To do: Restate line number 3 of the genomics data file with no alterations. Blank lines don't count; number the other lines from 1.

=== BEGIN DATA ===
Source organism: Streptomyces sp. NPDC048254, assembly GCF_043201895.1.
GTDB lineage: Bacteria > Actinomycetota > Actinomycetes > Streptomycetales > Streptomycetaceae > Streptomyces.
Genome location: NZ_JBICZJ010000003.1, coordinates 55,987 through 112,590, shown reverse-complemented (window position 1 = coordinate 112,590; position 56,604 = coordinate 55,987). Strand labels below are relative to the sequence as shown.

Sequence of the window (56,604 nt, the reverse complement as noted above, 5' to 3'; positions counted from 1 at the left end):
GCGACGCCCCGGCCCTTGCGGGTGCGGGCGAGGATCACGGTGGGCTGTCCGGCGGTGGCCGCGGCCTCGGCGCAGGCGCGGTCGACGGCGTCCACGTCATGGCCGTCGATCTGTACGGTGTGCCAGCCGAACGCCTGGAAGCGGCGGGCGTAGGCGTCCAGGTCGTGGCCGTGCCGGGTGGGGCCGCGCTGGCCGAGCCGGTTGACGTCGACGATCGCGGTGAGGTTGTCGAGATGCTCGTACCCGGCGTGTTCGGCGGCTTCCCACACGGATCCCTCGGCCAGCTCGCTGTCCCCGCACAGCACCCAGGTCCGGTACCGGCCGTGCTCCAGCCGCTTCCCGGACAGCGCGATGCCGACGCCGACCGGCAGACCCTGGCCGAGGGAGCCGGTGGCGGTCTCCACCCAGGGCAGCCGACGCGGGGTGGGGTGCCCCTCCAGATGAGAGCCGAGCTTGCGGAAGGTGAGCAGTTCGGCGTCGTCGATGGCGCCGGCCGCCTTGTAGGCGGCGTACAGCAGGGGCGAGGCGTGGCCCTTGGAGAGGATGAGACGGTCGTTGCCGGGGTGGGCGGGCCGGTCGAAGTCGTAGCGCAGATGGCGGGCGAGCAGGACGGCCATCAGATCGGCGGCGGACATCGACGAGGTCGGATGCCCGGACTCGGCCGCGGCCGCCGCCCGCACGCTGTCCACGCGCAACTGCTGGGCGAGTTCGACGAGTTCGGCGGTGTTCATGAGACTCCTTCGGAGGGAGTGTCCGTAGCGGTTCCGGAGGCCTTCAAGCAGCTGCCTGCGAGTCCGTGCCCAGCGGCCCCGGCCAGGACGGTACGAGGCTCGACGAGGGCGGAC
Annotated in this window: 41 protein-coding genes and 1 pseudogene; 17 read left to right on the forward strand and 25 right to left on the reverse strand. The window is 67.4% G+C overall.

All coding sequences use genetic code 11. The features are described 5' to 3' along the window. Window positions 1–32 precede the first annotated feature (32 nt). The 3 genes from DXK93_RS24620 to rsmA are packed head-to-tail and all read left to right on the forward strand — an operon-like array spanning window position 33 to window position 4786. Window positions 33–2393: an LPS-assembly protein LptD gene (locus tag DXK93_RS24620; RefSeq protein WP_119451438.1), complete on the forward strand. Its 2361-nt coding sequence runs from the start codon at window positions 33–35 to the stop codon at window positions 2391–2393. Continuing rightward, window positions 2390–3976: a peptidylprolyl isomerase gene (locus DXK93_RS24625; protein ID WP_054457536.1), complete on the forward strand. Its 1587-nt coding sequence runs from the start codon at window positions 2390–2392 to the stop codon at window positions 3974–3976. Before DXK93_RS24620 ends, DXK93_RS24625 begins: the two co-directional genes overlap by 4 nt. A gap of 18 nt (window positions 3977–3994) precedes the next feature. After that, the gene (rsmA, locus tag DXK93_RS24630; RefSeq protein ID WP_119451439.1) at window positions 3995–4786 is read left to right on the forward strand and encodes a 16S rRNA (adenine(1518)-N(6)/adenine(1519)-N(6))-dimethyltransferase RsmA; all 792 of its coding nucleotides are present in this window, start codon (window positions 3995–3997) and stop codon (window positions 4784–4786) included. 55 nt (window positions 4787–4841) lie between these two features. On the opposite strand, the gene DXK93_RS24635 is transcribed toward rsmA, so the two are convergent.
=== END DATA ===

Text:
Genome location: NZ_JBICZJ010000003.1, coordinates 55,987 through 112,590, shown reverse-complemented (window position 1 = coordinate 112,590; position 56,604 = coordinate 55,987). Strand labels below are relative to the sequence as shown.